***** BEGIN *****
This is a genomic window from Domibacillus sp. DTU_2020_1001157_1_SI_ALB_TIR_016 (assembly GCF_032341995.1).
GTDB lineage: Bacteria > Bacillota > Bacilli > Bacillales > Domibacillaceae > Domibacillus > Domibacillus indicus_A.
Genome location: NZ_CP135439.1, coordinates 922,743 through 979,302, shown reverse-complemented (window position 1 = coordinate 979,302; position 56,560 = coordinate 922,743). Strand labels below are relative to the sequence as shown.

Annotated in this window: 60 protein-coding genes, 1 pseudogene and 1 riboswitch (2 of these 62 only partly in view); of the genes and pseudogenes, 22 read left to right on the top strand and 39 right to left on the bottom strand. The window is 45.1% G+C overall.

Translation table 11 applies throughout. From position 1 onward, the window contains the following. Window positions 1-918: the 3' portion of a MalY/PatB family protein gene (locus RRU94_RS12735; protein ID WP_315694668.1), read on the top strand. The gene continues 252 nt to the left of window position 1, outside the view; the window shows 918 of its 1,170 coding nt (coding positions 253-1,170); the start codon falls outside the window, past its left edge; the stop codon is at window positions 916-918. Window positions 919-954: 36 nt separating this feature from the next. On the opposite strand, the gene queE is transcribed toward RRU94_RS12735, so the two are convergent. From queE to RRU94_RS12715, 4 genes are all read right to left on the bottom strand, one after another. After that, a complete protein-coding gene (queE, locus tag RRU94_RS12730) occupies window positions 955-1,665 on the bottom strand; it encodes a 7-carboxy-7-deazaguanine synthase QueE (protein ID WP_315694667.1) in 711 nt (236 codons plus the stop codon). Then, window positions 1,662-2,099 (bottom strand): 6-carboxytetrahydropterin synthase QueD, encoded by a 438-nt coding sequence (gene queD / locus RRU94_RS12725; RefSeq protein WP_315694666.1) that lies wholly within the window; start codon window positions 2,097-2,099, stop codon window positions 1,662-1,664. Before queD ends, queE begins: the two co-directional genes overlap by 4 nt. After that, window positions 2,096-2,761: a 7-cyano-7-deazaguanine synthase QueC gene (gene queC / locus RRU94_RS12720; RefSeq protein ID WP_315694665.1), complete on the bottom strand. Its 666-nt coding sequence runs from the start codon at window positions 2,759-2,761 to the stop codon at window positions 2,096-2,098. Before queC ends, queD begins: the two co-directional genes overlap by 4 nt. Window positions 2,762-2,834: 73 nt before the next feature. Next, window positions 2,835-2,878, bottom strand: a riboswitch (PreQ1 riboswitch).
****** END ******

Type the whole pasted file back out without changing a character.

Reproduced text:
This is a genomic window from Domibacillus sp. DTU_2020_1001157_1_SI_ALB_TIR_016 (assembly GCF_032341995.1).
GTDB lineage: Bacteria > Bacillota > Bacilli > Bacillales > Domibacillaceae > Domibacillus > Domibacillus indicus_A.
Genome location: NZ_CP135439.1, coordinates 922,743 through 979,302, shown reverse-complemented (window position 1 = coordinate 979,302; position 56,560 = coordinate 922,743). Strand labels below are relative to the sequence as shown.

Annotated in this window: 60 protein-coding genes, 1 pseudogene and 1 riboswitch (2 of these 62 only partly in view); of the genes and pseudogenes, 22 read left to right on the top strand and 39 right to left on the bottom strand. The window is 45.1% G+C overall.

Translation table 11 applies throughout. From position 1 onward, the window contains the following. Window positions 1-918: the 3' portion of a MalY/PatB family protein gene (locus RRU94_RS12735; protein ID WP_315694668.1), read on the top strand. The gene continues 252 nt to the left of window position 1, outside the view; the window shows 918 of its 1,170 coding nt (coding positions 253-1,170); the start codon falls outside the window, past its left edge; the stop codon is at window positions 916-918. Window positions 919-954: 36 nt separating this feature from the next. On the opposite strand, the gene queE is transcribed toward RRU94_RS12735, so the two are convergent. From queE to RRU94_RS12715, 4 genes are all read right to left on the bottom strand, one after another. After that, a complete protein-coding gene (queE, locus tag RRU94_RS12730) occupies window positions 955-1,665 on the bottom strand; it encodes a 7-carboxy-7-deazaguanine synthase QueE (protein ID WP_315694667.1) in 711 nt (236 codons plus the stop codon). Then, window positions 1,662-2,099 (bottom strand): 6-carboxytetrahydropterin synthase QueD, encoded by a 438-nt coding sequence (gene queD / locus RRU94_RS12725; RefSeq protein WP_315694666.1) that lies wholly within the window; start codon window positions 2,097-2,099, stop codon window positions 1,662-1,664. Before queD ends, queE begins: the two co-directional genes overlap by 4 nt. After that, window positions 2,096-2,761: a 7-cyano-7-deazaguanine synthase QueC gene (gene queC / locus RRU94_RS12720; RefSeq protein ID WP_315694665.1), complete on the bottom strand. Its 666-nt coding sequence runs from the start codon at window positions 2,759-2,761 to the stop codon at window positions 2,096-2,098. Before queC ends, queD begins: the two co-directional genes overlap by 4 nt. Window positions 2,762-2,834: 73 nt before the next feature. Next, window positions 2,835-2,878, bottom strand: a riboswitch (PreQ1 riboswitch).